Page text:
Potential Mars Landing Site Near Mounds Associated with Crater Rim
Potential Mars Landing Site Near Mounds Associated with Crater Rim
ESP_021919_2135  Science Theme: Future Exploration/Landing Sites
This observation shows large mounds that may represent hydrothermal diapirism in a lacustrine (lake) setting, possibly involving fluid movement from great depth. "Diapirism" is a process where a more mobile (and deformable) material is forced up onto overlying material, hence the mounds. An easy point of reference for this process is something most people have seen: a lava lamp.

One of the justifications for this observation is to assess landing/roving hazards and morphology. Additionally, HiRISE has a stereo pair and an anaglyph that helps determine morphology and mineralogy of the mounds and the suitability of a future landing ellipse. This observation also underscores how landing sites are chosen: a safe place to land and explore that is also scientifically compelling.

This caption is based on the original science rationale.

Written by: HiRISE Science Team  (2 May 2011)

This is a stereo pair with ESP_021642_2135.
Acquisition date
31 March 2011

Local Mars time

Latitude (centered)

Longitude (East)

Spacecraft altitude
293.5 km (182.4 miles)

Original image scale range
32.3 cm/pixel (with 1 x 1 binning) so objects ~97 cm across are resolved

Map projected scale
25 cm/pixel and North is up

Map projection

Emission angle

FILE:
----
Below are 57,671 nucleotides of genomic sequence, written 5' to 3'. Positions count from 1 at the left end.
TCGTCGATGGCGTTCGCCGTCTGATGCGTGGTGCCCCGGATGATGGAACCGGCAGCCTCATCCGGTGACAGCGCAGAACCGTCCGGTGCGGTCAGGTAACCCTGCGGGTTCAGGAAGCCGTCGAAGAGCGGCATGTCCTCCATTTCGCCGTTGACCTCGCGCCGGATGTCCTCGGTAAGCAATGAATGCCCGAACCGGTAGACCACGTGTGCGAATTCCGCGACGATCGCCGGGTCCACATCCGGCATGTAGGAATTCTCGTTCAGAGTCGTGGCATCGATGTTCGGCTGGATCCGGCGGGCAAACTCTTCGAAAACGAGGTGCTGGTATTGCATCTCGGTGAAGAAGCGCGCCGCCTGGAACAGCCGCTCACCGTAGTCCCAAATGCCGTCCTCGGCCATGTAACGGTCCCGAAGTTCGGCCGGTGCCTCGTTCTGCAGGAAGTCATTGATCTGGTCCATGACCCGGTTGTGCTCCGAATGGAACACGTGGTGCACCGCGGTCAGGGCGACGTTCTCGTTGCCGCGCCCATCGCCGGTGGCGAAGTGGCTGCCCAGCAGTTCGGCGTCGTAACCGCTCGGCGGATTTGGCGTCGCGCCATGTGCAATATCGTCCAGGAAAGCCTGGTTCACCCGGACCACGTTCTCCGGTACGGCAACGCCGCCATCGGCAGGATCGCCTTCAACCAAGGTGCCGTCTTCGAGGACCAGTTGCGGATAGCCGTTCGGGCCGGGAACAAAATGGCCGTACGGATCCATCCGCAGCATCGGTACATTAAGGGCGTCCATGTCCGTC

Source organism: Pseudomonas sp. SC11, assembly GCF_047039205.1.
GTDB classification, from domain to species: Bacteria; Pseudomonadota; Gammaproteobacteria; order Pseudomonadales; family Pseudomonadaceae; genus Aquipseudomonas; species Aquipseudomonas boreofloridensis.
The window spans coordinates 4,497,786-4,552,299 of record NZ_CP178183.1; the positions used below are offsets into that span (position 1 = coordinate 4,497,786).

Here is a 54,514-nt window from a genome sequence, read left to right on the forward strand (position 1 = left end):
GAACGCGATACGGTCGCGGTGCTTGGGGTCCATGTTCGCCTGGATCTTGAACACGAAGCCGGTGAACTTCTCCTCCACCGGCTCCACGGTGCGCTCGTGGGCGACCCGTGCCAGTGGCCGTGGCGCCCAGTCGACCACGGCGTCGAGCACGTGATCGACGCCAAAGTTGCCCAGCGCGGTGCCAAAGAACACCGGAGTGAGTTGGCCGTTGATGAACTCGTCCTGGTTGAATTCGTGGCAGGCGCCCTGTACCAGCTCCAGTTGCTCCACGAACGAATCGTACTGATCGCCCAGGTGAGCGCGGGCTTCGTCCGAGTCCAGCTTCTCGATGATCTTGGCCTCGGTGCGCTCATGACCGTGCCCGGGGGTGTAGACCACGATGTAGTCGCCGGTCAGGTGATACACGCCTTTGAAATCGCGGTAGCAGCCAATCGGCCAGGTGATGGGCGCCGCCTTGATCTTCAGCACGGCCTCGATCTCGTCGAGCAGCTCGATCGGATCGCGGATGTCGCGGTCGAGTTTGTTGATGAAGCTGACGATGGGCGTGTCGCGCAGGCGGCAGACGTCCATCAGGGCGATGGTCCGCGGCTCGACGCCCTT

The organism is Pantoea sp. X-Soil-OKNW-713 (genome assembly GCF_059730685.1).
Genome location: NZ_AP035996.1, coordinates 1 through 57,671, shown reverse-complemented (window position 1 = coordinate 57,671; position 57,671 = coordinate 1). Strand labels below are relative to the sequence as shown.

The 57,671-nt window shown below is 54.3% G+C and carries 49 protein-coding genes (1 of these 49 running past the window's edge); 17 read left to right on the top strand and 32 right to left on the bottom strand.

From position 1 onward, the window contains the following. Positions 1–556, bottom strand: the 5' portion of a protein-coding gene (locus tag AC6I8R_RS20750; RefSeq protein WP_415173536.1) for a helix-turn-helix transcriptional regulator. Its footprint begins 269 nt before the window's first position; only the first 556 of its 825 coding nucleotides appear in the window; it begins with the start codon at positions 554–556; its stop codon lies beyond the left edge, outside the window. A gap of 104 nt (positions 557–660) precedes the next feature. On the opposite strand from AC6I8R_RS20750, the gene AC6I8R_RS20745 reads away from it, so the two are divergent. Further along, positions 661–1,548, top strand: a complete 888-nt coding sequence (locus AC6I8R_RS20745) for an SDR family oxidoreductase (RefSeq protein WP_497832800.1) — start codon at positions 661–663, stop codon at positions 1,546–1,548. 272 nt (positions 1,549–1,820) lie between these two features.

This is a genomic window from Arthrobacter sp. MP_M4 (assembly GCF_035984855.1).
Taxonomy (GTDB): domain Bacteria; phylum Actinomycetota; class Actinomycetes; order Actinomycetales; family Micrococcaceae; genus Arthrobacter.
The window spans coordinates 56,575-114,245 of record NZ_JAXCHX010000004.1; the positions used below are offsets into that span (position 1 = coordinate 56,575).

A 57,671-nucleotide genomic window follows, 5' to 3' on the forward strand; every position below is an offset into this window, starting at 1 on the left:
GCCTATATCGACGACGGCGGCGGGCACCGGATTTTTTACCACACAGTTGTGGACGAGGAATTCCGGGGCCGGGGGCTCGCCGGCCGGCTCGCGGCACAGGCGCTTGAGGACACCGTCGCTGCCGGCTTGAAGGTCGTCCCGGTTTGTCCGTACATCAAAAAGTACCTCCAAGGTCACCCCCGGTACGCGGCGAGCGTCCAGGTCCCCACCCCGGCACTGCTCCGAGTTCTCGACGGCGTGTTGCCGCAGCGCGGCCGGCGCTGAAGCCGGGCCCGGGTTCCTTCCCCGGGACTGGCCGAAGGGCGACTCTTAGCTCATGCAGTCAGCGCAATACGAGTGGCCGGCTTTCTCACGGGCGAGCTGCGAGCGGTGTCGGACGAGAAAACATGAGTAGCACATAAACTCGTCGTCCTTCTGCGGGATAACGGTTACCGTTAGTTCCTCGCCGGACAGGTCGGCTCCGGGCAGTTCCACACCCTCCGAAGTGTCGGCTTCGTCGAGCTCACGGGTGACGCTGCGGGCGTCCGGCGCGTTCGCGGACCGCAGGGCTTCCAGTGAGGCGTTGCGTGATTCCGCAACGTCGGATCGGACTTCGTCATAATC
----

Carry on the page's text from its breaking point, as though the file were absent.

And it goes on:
Phase angle

Solar incidence angle
71°, with the Sun about 19° above the horizon

Solar longitude
265.0°, Northern Autumn

For non-map projected images
North azimuth:  95°
Sub-solar azimuth:  312.1°
Black and white
map projected  non-map

IRB color
map projected  non-map

Merged IRB
map projected

Merged RGB
map projected

RGB color
non-map projected

Black and white
map-projected   (1247MB)

IRB color
map-projected   (466MB)

Black and white
map-projected  (468MB)
non-map           (502MB)

IRB color
map projected  (143MB)
non-map           (385MB)

Merged IRB
map projected  (332MB)

Merged RGB
map-projected  (318MB)

RGB color
non map           (370MB)
Map-projected, reduced-resolution
Full resolution JP2 download
Anaglyph details page

B&W label
Color label
Merged IRB label
Merged RGB label
EDR products

IRB: infrared-red-blue
RGB: red-green-blue
About color products (PDF)

Black & white is 5 km across; enhanced color about 1 km
For scale, use JPEG/JP2 black & white map-projected images

All of the images produced by HiRISE and accessible on this site are within the public domain: there are no restrictions on their usage by anyone in the public, including news or science organizations. We do ask for a credit line where possible:

NASA’s Jet Propulsion Laboratory, a division of the California Institute of Technology in Pasadena, Calif., manages the Mars Reconnaissance Orbiter for NASA’s Science Mission Directorate, Washington. The HiRISE camera was built by Ball Aerospace and Technology Corporation and is operated by the University of Arizona.